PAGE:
If the 100-up isn’t the secret, what is?
I’ve had some interesting e-mail exchanges over the last few days after I expressed my skepticism about the merits of the sudden enthusiasm for the 100-up exercise. Basically, my position was (a) sure, it’s a perfectly good form and/or conditioning drill, which is why it has been in pretty much continuous use for decades, but (b) I didn’t see any reason to think it was “the secret,” or any more useful than other form drills, simply because Walter George said he used it. The mere fact that someone is fast and does a particular drill is a pretty slender reed to build a training program on — and if that’s the yardstick, I pointed out to one person with tongue firmly in cheek, then I should be considered more qualified than Walter George to dispense advice, since I’ve run considerably faster than him.
Well, Justin called my bluff:
Great points all around [he wrote,] so here’s a question for you: if you had to start somewhere to learn running form — and you couldn’t afford a coach — where would you start? What exercise would advance you the most in the shortest period of time?
That’s an excellent question. And a difficult one. So here’s my attempt to answer — or rather, to explain why I don’t have a simple, easy-to-package-and-sell answer.
The thing is, I’m still not convinced that most people do need to learn running form. I worry that all these articles about the necessity of learning the “one true way” to run are convincing people that they shouldn’t risk heading out the door in an untrained state to try this enormously complex activity.
Of course, some people definitely do need help with form. I watched the New York Marathon last weekend, and yes, there were some funky strides going past after the leaders were gone. So how do we fix those strides? Well, that depends on what’s wrong with them. Some people are leaning too far forward, others are leaning too far back. Many are overstriding, but a few are understriding. Some people are flapping their arms around like birds, others are barely moving them at all. It’s not the same fix for all of them.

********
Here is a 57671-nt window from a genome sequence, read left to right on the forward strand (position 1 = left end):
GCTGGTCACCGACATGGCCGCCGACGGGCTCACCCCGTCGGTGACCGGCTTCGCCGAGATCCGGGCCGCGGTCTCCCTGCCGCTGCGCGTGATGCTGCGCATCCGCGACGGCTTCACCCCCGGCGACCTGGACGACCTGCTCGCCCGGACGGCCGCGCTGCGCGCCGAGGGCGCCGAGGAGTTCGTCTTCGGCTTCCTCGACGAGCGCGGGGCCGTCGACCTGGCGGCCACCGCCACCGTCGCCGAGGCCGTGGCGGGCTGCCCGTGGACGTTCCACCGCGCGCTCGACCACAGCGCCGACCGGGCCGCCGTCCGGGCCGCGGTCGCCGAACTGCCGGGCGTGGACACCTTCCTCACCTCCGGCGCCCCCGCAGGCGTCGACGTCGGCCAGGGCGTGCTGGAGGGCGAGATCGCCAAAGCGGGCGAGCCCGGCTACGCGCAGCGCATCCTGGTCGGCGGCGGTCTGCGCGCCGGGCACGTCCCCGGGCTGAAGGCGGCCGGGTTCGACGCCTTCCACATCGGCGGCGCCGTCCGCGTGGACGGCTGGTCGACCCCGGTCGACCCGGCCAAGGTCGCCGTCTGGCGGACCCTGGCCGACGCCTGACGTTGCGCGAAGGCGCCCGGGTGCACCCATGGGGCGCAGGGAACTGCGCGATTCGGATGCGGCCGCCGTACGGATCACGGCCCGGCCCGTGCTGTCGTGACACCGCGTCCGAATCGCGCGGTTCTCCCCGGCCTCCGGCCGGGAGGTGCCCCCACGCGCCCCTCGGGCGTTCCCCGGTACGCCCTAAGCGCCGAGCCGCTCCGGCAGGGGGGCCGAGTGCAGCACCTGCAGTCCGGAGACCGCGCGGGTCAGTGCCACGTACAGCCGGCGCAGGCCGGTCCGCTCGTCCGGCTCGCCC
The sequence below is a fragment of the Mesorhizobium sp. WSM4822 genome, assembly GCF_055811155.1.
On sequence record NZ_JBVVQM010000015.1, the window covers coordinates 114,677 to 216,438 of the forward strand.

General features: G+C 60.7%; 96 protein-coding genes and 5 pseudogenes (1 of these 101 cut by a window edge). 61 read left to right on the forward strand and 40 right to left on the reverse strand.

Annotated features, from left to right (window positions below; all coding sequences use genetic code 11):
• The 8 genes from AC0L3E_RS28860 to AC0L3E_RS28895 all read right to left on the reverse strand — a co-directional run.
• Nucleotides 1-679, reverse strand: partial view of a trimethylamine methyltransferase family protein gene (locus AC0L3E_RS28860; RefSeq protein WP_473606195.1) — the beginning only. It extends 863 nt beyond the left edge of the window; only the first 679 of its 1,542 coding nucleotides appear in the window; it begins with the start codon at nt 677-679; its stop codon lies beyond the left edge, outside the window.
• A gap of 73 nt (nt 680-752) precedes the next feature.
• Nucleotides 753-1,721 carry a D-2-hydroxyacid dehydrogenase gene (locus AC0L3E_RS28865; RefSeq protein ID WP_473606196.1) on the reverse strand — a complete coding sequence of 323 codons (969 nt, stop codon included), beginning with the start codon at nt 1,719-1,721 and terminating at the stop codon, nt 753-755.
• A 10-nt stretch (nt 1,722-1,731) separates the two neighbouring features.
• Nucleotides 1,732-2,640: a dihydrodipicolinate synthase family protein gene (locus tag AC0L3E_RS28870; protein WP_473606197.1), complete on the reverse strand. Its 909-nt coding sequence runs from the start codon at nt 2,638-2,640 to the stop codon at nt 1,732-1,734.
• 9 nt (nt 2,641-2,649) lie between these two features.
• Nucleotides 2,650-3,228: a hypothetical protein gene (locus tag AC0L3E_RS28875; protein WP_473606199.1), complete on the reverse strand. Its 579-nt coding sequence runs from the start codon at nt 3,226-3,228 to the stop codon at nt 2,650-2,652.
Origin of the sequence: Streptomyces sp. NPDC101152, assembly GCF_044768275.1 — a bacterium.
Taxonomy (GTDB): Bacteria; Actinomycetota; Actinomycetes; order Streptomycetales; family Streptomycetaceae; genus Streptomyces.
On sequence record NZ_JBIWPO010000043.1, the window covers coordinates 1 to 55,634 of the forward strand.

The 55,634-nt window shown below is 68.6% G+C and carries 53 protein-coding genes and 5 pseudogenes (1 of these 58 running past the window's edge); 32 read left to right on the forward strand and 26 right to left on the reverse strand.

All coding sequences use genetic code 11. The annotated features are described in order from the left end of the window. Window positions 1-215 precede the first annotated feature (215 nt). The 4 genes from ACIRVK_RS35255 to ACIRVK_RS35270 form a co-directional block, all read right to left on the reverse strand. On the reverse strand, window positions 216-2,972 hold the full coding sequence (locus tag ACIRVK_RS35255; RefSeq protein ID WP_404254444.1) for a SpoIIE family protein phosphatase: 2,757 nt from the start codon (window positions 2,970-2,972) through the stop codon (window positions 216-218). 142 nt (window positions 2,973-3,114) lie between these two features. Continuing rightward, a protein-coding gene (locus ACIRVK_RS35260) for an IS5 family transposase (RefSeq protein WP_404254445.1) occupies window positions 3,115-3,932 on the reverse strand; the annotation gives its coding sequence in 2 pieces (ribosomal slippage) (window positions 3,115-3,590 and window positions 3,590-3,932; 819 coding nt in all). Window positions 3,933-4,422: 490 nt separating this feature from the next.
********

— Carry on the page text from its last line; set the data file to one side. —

Now, what Justin’s looking for isn’t a fix for a particular problem; he’s looking for a way to build the ideal stride from the ground up. And for that, maybe the 100-up is as good a place to start as any. I don’t have another exercise that I think is a “better” way to start developing a perfect stride, because I’m skeptical of the value of this perfect stride. In a sense, I’m just like Walter George in that I’m captive to my own experience and development. The way I learned to run was by heading out the door and trying it, then gradually adjusting along the way based on what felt good. That’s also how most of the people I know learned to run. Would we have been better if we’d been taught the “right” way to run right from the start? It’s possible.
By no means am I dismissing the benefits of optimizing running form. As I’ve written elsewhere, I think the single most common mistake people make is overstriding, which can often be addressed by quickening your cadence. I just have a nagging sense that form work has acquired enormous importance that is out of proportion to its value, when the real barrier for most beginning runners is still aerobic fitness. It reminds me of one of the most famous passages from Once a Runner:
And too there were the questions: What did he eat? Did he believe in isometrics? Isotonics? Ice and heat? How about aerobics, est, ESP, STP? What did he have to say about yoga, yogurt, Yogi Berra? What was his pulse rate, his blood pressure, his time for the 100-yard dash? What was the secret, they wanted to know; in a thousand different ways they wanted to know The Secret.